By Salvatore Salamone
April 15, 2003 | To help biologists build their own plant specimen databases and quickly share data with other researchers in the international plant community, The New York Botanical Garden (NYBG) offers Virtual Herbarium Express, a free software tool.
“Virtual Herbarium Express will be able to make information on newly collected specimens available more expediently,” says Barbara Thiers, director of the NYBG’s William and Lynda Steere Herbarium. She says the NYBG felt that “[furthering the] understanding of plants and their role in human affairs is decreasing the time between field research and scientific analysis.”
When using Virtual Herbarium Express, a biologist is presented with a form containing more than 75 fields used to describe a plant specimen. These include information about where the plant was collected, where the specimen is stored, who collected it, a detailed description ofthe plant and its habitat, which researchers have studied the plant species in the past, and what articles have already been published about it. The fields are searchable once the data are entered. Digital photos can also be attached to each record.
Also included in the software package are what the NYBG calls authority files, which ensure that common nomenclature is used when species, researchers, and publications are entered into the database.
Biologists who cannot publish their specimen data as a searchable database can upload their Virtual Herbarium Express collections to the NYBG, which will host the data as a separate catalog within the organization’s own online collection, called the Virtual Herbarium. The NYBG’s Virtual Herbarium contains information on more than 700,000 plants and is adding from 80,000 to 100,000 new entries to the database each year.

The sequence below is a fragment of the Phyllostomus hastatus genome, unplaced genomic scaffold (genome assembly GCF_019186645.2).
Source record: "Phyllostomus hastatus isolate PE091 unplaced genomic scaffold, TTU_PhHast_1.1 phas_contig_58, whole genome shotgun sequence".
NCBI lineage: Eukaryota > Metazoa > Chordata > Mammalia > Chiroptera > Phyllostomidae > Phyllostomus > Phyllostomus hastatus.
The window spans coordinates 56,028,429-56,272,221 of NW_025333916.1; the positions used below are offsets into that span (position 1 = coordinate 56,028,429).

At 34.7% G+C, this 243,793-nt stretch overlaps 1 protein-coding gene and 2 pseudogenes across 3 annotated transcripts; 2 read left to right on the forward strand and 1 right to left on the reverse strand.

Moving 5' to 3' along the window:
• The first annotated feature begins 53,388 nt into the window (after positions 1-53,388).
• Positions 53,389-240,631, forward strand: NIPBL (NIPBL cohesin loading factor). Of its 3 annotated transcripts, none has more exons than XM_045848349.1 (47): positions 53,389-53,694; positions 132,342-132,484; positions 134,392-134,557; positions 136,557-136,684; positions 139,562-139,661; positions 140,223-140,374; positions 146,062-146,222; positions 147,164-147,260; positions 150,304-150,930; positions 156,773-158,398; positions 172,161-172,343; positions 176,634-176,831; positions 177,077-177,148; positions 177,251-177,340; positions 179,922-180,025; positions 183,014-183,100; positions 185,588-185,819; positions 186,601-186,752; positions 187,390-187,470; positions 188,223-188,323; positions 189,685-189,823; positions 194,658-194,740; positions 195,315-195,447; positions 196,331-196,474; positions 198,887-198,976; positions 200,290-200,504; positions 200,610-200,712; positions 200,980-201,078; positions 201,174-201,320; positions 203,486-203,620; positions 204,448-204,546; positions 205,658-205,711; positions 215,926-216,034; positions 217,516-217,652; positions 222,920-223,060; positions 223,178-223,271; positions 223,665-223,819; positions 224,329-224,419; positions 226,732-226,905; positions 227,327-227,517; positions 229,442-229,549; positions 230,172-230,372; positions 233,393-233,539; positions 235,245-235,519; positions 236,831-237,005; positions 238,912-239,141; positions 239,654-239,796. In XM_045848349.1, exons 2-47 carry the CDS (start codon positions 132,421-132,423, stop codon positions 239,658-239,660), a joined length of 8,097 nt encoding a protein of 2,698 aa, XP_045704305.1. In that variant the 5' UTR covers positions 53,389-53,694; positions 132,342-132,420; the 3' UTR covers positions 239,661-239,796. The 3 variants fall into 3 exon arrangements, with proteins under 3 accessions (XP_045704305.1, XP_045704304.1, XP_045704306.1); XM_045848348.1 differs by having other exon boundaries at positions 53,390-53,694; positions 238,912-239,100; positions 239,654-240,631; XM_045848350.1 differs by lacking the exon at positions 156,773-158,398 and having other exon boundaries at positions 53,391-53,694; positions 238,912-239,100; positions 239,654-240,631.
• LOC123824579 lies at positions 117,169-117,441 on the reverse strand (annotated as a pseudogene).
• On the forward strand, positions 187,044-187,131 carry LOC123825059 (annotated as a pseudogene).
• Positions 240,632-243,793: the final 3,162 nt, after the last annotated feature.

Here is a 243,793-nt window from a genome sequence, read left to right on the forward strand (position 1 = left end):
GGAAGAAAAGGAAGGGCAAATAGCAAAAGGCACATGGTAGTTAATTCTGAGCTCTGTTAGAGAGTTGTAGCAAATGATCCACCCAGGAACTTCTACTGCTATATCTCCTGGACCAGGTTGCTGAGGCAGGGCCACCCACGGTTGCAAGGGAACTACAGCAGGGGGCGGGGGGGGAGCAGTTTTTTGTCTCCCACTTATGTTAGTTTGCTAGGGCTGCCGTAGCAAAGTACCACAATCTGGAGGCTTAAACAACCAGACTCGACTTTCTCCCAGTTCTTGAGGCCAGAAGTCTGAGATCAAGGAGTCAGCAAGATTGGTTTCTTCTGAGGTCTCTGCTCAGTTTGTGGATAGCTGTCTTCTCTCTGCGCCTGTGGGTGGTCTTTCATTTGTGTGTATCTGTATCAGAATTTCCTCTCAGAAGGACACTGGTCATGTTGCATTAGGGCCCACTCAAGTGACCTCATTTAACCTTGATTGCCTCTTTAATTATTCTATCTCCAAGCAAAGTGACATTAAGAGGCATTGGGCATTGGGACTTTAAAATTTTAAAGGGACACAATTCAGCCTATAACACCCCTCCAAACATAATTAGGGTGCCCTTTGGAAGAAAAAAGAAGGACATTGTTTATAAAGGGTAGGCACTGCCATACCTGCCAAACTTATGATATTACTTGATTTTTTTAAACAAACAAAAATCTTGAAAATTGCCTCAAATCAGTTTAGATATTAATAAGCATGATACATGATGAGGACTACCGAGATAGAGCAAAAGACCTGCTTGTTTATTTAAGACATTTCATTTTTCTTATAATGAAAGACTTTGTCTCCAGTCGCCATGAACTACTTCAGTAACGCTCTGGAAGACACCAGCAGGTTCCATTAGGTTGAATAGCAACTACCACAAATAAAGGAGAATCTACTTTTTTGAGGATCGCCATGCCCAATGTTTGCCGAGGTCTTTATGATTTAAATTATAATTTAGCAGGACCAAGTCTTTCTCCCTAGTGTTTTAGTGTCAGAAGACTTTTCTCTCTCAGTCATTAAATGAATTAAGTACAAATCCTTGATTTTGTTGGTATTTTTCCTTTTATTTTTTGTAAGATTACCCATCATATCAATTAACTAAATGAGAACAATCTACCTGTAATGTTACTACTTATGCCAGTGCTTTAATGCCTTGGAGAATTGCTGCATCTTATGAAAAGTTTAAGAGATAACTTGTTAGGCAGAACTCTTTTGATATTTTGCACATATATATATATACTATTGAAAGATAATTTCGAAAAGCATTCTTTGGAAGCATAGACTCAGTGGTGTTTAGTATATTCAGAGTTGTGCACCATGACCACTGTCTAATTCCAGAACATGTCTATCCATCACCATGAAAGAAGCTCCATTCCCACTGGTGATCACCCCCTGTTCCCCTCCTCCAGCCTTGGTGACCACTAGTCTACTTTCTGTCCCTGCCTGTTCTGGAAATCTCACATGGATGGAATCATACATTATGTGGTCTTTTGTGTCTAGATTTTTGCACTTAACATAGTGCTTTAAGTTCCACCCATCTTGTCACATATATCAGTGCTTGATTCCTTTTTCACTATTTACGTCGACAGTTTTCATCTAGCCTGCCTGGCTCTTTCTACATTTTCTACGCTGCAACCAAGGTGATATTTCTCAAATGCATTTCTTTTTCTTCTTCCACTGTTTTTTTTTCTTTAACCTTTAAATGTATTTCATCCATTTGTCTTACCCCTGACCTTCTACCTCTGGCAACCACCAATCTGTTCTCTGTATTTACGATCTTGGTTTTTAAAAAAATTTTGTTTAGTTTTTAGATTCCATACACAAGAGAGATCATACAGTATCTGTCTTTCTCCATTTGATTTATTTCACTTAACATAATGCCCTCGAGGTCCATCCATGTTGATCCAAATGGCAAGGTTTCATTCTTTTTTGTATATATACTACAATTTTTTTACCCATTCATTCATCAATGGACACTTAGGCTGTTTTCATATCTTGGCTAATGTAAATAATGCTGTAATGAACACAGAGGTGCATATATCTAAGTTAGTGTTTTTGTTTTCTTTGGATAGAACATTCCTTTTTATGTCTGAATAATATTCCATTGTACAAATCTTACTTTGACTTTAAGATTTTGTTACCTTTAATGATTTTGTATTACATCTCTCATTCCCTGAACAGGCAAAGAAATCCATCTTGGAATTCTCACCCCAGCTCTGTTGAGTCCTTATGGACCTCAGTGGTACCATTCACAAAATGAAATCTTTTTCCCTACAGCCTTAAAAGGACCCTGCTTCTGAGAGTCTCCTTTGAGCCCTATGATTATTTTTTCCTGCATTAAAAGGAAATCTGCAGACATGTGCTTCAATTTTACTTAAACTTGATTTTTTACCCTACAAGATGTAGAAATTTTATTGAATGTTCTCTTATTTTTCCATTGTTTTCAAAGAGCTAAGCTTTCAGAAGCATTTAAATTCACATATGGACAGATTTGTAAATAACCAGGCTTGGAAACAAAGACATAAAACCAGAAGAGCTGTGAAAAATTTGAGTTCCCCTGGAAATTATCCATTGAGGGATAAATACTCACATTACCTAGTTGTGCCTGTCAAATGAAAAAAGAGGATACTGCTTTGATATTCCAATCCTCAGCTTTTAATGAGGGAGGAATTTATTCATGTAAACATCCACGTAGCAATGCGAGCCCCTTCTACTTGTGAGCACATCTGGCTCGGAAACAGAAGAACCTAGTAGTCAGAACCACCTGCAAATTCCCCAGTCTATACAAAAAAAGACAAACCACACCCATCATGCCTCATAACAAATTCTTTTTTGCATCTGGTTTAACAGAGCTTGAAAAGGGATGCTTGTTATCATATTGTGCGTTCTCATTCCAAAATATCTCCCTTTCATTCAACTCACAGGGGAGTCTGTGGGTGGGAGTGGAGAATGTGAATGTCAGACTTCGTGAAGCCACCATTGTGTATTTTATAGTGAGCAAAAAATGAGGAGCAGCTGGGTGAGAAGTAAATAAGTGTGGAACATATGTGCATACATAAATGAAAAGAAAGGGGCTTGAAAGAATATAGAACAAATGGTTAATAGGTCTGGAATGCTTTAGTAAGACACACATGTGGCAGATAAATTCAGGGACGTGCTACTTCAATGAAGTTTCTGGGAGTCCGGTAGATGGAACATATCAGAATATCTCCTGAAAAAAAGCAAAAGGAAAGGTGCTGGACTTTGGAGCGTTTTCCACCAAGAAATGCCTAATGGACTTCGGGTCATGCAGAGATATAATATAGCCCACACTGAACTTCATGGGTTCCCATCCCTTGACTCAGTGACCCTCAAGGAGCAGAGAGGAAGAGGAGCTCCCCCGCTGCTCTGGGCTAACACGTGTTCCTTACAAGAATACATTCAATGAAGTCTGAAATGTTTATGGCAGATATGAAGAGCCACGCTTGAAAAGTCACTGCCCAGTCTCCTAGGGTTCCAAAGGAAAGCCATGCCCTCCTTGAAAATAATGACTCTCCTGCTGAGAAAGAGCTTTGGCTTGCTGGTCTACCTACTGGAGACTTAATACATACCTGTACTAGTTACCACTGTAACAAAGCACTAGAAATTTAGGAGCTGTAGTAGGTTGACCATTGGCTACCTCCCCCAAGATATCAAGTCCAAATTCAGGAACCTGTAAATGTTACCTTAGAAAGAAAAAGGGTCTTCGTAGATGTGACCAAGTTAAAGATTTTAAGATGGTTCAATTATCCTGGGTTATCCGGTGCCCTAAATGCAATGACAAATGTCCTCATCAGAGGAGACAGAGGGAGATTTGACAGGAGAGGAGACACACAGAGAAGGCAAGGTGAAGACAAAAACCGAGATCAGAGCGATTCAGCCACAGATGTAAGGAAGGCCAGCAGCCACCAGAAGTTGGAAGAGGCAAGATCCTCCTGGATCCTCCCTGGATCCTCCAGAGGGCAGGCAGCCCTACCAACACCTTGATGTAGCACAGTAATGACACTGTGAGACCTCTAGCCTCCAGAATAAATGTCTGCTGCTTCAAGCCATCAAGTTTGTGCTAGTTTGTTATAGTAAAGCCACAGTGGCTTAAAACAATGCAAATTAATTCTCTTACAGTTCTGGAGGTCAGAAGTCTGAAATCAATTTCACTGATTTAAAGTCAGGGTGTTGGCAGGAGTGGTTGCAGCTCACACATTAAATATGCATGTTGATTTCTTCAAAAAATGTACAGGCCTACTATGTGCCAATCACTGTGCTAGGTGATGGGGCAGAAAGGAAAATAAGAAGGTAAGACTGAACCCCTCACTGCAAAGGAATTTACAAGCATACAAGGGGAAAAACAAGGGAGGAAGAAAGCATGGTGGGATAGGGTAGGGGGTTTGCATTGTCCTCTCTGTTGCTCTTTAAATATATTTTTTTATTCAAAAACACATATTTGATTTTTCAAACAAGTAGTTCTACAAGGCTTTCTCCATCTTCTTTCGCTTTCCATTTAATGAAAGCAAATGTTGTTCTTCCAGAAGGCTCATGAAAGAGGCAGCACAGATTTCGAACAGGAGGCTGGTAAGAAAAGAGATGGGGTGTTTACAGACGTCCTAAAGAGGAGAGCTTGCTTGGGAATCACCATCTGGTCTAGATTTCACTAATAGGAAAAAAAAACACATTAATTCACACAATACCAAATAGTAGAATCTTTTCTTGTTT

Exploiting the Database
The need for a tool like the Virtual Herbarium Express is just starting to emerge. In the past, research focused on only physical traits of plants, which is now being combined with genetic analysis.
“Morphological characteristics have been the major criteria for species distinction [for algae] of the genus Dunaliella,” said Juergen Polle, a researcher at Brooklyn College, The City University of New York, during a recent plant molecular biology symposium at the NYBG. “Only recently, molecular and genetic analysis [of the algae] has been used to classify species of the genus.”
In Polle’s case, his research looks at one specific gene (18s rDNA) and two sequence regions (internal transcribed spacer 1 and 2, also known as ITS1 and ITS2) to conduct phylogenetic analysis, which examines the evolution of genetically related groups. This further delineates Dunaliella species and subspecies from each other.
Thiers believes Virtual Herbarium Express could play an important role as more plant biology research links physical plant traits with genetic analysis of plants. “If you are a molecular biologist looking at a plant with a particular characteristic, you likely will want to know if there are different variants of that plant in other parts of the world,” she says.
For example, plants with a particular expressed gene in common may share a physical trait, such as color, shape, leaves curling up or down, and so on. If so, it would be practical to have a way to search for other variants of that plant that have common physical characteristics.
The Virtual Herbarium Express is available for free from the NYBG’s Web site at www.nybg.org/bsci/vh/.